More than 80% of the 190 million working clients are women.
Microloans are granted by over 10,000 MicroFinance Institutions (MFI) or commercial banks across the world.
75% of women across the world have no access to bank loans.
Initiated as early as 1976 by Muhammad Yunus and his Grameen Bank in Bangladesh, microfinance now refers to the financial services (loans, savings, insurance, mobile banking, etc.) offered to underprivileged populations...
...who are excluded from the traditional banking system. These populations are generally unable to give guarantees (income, property) to financial and banking institutions, which thus refuse their requests for credit.
Through MicroFinance Institutions (MFI), microfinance helps persons excluded from the banking system avoid having to resort to usurers, i.e. private lenders who practice 100 to 300% interest rates.
The microloans granted are usually small amounts running from $30 to $2,000, depending on the geographical region and the type of MFI. The loans granted by MFIs can sometimes be higher if the borrower's business calls for a larger investment (e.g. purchase of a new vehicle for a taxi driver). Loans may be individual or collective (community banks, solidarity groups, etc.).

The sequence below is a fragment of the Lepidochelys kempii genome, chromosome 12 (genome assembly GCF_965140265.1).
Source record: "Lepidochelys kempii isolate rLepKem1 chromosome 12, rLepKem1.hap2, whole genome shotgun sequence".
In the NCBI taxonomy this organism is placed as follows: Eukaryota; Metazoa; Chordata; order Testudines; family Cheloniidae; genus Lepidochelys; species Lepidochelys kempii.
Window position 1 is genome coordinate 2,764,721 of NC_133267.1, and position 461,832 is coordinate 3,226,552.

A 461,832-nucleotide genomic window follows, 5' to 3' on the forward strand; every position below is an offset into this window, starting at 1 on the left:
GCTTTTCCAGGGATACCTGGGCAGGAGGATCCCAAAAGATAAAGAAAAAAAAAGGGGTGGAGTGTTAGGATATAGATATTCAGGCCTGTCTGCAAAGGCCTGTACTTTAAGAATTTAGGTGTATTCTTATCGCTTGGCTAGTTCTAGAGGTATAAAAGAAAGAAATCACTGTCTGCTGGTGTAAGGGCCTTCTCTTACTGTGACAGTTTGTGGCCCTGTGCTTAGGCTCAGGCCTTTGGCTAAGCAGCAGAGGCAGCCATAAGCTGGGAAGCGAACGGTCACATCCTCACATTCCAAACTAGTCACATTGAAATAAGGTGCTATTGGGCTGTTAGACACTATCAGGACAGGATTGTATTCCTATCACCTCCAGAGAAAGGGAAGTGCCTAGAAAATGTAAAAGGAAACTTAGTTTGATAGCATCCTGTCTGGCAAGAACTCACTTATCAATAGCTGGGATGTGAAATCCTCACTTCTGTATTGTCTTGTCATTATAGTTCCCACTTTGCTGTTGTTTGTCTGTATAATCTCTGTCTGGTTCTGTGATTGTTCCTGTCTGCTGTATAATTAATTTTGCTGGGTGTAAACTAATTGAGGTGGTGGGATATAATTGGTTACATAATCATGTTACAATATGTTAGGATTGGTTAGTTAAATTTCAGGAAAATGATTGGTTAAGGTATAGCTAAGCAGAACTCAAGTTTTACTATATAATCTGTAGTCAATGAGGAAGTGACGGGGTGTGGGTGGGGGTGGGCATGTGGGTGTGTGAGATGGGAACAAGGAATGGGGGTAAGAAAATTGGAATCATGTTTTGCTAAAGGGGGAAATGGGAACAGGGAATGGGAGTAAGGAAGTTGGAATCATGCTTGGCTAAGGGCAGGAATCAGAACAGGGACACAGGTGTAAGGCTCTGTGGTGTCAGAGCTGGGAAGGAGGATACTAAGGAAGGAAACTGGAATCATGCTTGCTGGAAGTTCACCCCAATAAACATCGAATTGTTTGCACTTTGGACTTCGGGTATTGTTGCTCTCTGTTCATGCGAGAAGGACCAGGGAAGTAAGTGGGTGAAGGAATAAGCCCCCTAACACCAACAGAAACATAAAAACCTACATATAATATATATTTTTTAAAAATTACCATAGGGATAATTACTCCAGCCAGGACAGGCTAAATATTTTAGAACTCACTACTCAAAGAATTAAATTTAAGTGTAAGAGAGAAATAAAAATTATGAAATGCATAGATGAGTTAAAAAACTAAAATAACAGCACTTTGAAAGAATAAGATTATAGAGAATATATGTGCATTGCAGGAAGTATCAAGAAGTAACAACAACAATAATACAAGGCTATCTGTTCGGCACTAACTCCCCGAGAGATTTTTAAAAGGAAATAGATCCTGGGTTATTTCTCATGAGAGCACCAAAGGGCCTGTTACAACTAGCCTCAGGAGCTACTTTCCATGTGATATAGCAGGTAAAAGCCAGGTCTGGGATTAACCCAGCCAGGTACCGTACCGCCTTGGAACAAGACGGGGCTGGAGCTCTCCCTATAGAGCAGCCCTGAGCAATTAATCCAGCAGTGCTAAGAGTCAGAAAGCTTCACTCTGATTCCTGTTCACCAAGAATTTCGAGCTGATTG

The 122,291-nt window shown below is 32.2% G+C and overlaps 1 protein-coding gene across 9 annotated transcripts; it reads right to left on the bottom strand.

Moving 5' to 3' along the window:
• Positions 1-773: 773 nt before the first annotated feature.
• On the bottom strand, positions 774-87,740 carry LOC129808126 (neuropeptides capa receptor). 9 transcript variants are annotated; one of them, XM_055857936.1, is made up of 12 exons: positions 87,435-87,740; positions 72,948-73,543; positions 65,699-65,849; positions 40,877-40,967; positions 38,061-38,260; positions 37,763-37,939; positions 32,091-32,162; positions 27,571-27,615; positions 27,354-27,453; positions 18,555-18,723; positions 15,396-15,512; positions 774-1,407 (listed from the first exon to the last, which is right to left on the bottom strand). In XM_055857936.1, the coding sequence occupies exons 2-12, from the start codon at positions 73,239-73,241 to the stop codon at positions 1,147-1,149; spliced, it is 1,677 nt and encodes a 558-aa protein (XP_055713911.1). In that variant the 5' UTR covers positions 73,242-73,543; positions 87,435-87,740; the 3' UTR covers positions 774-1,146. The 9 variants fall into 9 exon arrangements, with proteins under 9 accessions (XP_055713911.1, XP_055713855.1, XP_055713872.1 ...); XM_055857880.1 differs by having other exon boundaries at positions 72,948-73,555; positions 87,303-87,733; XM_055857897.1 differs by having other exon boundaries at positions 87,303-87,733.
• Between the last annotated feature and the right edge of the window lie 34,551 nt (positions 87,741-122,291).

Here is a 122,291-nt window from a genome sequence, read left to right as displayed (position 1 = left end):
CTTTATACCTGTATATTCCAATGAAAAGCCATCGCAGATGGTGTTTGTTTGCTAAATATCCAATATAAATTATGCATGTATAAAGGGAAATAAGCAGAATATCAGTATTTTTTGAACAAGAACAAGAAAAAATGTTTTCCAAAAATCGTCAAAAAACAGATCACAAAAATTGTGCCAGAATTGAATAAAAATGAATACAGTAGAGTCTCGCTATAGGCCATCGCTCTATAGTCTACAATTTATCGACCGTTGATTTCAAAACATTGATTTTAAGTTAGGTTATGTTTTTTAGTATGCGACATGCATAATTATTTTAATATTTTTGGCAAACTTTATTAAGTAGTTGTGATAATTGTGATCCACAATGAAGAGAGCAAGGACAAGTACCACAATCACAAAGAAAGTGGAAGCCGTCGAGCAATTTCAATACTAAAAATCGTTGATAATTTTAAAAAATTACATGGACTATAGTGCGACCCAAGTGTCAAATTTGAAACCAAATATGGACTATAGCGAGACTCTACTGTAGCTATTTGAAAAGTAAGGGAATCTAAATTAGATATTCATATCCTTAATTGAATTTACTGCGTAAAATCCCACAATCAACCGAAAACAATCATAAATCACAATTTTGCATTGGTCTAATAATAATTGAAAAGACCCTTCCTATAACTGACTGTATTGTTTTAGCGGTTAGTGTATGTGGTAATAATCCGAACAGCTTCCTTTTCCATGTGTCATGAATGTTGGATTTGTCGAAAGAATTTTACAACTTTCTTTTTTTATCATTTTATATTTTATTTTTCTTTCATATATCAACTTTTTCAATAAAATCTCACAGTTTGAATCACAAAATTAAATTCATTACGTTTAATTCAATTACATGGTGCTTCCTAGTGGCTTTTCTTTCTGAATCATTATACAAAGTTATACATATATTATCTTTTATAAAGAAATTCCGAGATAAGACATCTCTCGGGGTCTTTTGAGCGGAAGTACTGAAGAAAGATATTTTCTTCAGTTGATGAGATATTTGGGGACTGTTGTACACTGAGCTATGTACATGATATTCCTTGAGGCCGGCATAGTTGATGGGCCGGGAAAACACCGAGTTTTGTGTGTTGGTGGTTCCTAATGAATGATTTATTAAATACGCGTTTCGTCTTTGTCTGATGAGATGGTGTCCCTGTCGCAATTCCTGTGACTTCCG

Although MFI interest rates are clearly lower than those charged by usurers, they may still seem relatively high compared to the rates offered by so-called traditional banks. However, these rates cover the transactional cost of microloans (higher than for larger loans) along with follow-up and support expenses (visits and/or regular MFI meetings with the borrower; accounting and small-business management training sessions).
Furthermore, MFI interest rates enable the institutions to secure loans for themselves in order to refinance and expand their financial service offering.
The microloans granted by MFIs help men and women develop and strengthen their Income Generating Activities (mostly micro-businesses, e.g. selling produce in markets), thus improving their economic living standards.
A majority of these loans are granted preferentially to women, because they present better loan repayment rates and they reinvest more systematically the income for their household needs (health care, children's education, home improvement).